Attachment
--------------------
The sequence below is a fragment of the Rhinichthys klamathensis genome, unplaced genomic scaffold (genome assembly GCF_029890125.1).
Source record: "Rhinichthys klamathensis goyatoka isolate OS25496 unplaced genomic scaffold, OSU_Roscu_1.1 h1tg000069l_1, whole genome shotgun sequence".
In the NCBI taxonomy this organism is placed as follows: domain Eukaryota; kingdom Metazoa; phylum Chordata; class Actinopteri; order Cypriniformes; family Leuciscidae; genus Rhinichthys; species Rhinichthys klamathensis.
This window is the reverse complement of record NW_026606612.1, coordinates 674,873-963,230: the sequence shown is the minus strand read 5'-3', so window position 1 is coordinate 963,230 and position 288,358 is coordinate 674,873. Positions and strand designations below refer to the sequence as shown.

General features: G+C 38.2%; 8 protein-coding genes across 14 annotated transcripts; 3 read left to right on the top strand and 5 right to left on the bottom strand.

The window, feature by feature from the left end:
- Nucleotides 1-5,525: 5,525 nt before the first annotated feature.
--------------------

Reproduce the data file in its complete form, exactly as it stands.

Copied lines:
The sequence below is a fragment of the Rhinichthys klamathensis genome, unplaced genomic scaffold (genome assembly GCF_029890125.1).
Source record: "Rhinichthys klamathensis goyatoka isolate OS25496 unplaced genomic scaffold, OSU_Roscu_1.1 h1tg000069l_1, whole genome shotgun sequence".
In the NCBI taxonomy this organism is placed as follows: domain Eukaryota; kingdom Metazoa; phylum Chordata; class Actinopteri; order Cypriniformes; family Leuciscidae; genus Rhinichthys; species Rhinichthys klamathensis.
This window is the reverse complement of record NW_026606612.1, coordinates 674,873-963,230: the sequence shown is the minus strand read 5'-3', so window position 1 is coordinate 963,230 and position 288,358 is coordinate 674,873. Positions and strand designations below refer to the sequence as shown.

General features: G+C 38.2%; 8 protein-coding genes across 14 annotated transcripts; 3 read left to right on the top strand and 5 right to left on the bottom strand.

The window, feature by feature from the left end:
- Nucleotides 1-5,525: 5,525 nt before the first annotated feature.